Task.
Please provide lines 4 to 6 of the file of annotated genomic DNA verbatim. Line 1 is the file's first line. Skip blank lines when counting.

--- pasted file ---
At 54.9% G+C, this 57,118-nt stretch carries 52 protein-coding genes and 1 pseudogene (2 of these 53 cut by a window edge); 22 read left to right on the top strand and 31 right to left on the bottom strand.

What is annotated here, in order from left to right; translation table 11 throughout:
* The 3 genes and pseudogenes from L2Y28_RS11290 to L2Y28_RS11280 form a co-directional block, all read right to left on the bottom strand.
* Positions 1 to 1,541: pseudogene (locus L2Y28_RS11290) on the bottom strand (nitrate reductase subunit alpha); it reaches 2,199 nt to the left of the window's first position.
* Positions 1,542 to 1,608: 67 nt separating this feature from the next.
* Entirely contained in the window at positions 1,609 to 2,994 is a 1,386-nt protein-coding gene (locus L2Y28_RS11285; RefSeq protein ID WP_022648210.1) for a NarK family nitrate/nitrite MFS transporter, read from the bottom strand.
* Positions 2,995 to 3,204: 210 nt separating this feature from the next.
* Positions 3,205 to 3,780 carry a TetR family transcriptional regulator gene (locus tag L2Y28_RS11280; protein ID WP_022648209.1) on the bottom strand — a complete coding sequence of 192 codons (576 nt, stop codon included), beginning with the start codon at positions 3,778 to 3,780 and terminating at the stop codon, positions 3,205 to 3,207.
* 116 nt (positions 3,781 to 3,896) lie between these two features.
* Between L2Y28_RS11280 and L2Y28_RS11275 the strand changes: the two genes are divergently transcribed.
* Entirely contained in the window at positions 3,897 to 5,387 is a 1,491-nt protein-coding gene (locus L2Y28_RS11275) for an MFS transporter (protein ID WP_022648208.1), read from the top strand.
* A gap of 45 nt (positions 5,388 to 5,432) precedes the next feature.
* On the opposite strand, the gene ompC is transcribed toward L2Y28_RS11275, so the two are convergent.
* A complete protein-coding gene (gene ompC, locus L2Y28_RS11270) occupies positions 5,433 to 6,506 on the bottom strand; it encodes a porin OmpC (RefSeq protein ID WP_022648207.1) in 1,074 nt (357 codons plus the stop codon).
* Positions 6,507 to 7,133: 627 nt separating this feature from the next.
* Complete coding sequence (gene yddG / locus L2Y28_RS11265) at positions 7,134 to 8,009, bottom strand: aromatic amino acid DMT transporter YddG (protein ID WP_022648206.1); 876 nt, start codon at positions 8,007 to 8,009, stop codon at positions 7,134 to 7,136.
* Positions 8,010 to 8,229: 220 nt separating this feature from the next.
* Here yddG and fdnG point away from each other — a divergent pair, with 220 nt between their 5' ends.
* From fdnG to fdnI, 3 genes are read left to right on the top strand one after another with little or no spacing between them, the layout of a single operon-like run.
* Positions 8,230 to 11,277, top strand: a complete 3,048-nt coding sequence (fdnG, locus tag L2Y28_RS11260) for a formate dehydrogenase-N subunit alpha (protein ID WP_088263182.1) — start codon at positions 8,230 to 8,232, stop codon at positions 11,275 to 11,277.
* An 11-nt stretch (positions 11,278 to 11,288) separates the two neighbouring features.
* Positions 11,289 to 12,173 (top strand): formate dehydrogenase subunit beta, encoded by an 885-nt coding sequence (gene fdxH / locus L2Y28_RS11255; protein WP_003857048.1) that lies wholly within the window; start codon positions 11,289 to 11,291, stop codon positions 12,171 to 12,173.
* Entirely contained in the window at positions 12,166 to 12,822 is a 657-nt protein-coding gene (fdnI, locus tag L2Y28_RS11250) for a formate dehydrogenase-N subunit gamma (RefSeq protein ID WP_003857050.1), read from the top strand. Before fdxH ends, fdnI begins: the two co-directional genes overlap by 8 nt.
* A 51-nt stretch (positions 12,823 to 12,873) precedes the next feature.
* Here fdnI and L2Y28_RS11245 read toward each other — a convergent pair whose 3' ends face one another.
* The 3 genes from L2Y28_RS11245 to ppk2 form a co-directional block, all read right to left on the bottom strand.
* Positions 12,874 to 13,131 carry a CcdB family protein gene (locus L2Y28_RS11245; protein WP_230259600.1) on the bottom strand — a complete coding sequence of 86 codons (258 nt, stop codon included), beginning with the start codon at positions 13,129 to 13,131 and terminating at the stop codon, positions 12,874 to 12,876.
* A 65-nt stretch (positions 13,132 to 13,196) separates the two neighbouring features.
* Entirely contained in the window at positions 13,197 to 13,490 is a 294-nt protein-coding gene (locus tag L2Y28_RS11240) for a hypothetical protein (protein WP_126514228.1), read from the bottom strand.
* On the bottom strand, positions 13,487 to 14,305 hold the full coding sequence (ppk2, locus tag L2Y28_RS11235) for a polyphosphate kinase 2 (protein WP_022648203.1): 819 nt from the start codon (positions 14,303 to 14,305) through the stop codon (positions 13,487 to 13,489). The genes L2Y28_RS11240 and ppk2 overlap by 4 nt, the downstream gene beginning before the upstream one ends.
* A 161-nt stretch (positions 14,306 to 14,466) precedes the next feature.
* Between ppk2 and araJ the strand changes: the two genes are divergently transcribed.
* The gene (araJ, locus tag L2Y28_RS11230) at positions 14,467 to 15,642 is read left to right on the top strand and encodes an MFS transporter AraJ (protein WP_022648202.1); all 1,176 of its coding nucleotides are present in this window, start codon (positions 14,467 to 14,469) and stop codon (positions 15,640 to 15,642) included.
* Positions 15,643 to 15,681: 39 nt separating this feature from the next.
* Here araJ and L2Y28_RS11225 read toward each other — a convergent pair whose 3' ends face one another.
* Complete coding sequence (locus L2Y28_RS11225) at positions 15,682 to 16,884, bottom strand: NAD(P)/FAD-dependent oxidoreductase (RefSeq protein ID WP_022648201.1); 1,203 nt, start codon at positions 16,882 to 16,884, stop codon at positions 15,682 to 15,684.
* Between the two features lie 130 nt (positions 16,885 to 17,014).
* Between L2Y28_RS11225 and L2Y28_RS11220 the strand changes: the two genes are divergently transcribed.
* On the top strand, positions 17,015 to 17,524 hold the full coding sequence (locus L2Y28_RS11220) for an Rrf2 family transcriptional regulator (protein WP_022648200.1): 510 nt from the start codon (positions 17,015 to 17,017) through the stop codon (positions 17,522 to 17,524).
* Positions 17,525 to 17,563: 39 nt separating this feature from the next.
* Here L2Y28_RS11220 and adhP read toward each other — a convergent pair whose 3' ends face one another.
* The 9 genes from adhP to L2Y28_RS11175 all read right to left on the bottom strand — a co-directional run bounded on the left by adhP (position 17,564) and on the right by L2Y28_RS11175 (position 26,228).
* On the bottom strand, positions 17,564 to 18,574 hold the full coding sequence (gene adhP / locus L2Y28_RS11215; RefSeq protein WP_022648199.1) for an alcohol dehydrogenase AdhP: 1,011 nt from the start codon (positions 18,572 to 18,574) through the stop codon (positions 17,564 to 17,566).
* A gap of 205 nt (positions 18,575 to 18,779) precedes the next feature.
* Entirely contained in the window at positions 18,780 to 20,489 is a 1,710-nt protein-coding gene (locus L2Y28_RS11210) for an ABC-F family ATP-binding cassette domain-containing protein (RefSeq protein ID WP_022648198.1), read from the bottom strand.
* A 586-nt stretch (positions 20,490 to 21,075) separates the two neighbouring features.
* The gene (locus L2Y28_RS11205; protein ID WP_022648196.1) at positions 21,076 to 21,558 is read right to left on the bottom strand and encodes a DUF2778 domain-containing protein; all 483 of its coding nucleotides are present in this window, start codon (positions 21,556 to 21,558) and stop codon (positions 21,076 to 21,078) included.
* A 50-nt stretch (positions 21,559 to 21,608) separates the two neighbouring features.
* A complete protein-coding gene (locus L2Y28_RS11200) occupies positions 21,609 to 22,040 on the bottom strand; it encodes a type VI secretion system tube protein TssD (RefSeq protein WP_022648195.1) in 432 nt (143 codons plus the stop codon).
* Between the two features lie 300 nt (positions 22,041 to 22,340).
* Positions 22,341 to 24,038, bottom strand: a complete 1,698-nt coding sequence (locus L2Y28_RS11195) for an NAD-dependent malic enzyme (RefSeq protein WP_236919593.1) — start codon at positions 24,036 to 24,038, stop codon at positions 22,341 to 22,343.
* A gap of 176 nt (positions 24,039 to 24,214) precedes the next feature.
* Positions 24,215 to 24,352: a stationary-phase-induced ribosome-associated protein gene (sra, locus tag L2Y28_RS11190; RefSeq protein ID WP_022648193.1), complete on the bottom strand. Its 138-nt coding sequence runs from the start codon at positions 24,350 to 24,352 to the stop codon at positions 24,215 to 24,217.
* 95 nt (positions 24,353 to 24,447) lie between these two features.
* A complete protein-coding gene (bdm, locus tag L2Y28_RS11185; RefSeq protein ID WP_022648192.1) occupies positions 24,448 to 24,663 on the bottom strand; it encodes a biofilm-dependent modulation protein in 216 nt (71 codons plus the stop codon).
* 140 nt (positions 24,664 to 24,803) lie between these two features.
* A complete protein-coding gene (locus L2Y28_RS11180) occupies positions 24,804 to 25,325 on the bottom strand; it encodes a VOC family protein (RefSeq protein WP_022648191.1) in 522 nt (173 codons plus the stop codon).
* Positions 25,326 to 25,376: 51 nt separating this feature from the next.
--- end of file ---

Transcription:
* Positions 1 to 1,541: pseudogene (locus L2Y28_RS11290) on the bottom strand (nitrate reductase subunit alpha); it reaches 2,199 nt to the left of the window's first position.
* Positions 1,542 to 1,608: 67 nt separating this feature from the next.
* Entirely contained in the window at positions 1,609 to 2,994 is a 1,386-nt protein-coding gene (locus L2Y28_RS11285; RefSeq protein ID WP_022648210.1) for a NarK family nitrate/nitrite MFS transporter, read from the bottom strand.